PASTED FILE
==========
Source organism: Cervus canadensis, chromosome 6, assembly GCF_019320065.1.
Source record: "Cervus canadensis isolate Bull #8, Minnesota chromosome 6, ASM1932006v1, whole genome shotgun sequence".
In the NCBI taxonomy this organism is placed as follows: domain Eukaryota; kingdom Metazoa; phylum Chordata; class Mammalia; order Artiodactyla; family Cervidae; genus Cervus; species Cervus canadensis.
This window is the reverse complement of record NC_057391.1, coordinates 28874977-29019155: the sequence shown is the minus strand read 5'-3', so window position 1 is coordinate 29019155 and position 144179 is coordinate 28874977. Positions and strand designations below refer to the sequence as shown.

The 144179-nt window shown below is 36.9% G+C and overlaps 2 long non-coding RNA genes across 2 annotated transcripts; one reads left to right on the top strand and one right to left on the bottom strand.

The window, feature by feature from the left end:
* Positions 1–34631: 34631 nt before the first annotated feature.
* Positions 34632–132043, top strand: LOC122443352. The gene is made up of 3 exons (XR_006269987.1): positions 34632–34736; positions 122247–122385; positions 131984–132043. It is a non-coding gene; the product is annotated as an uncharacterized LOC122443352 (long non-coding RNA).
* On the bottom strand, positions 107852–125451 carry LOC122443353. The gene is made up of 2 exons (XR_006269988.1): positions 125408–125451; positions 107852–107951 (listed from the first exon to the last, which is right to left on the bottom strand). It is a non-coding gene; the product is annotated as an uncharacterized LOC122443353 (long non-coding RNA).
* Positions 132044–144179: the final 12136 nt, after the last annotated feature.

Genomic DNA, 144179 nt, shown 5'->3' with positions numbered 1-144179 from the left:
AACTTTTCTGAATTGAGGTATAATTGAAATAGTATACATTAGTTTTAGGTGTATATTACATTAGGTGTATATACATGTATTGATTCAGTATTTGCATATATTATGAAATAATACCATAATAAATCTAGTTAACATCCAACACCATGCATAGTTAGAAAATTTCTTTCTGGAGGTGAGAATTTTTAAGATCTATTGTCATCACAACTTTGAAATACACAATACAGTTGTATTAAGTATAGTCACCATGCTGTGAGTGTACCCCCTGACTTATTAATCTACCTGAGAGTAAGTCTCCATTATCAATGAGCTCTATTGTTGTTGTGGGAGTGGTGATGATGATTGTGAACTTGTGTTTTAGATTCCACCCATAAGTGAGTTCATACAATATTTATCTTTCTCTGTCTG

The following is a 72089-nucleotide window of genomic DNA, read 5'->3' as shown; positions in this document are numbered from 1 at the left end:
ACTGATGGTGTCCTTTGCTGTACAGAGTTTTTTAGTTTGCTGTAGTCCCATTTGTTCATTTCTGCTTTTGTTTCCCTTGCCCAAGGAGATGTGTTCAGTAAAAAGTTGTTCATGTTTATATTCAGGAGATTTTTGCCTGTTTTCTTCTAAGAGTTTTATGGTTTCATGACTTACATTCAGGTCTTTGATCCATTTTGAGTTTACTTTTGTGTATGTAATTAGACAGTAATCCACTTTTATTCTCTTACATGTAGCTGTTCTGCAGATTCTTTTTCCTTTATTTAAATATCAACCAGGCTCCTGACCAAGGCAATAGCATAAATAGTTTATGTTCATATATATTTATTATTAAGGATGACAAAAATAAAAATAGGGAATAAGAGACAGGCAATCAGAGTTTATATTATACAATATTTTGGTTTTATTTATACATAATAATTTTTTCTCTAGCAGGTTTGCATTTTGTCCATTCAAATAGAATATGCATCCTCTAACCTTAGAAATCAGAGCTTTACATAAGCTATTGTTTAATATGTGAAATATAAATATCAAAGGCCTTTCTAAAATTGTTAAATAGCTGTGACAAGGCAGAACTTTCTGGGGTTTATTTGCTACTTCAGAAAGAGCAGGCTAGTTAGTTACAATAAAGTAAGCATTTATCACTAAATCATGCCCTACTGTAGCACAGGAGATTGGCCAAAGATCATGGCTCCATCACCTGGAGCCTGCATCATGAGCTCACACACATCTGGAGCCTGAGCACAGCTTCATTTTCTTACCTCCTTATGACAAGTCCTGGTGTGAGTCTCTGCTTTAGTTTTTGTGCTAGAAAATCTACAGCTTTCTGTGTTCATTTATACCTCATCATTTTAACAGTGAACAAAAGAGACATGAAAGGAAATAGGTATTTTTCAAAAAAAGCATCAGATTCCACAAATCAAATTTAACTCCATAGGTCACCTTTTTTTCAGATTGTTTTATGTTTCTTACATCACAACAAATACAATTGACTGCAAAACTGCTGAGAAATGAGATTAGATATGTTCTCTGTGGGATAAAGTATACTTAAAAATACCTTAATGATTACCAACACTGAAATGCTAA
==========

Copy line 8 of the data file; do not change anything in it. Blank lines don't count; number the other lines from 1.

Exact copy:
* Positions 34632–132043, top strand: LOC122443352. The gene is made up of 3 exons (XR_006269987.1): positions 34632–34736; positions 122247–122385; positions 131984–132043. It is a non-coding gene; the product is annotated as an uncharacterized LOC122443352 (long non-coding RNA).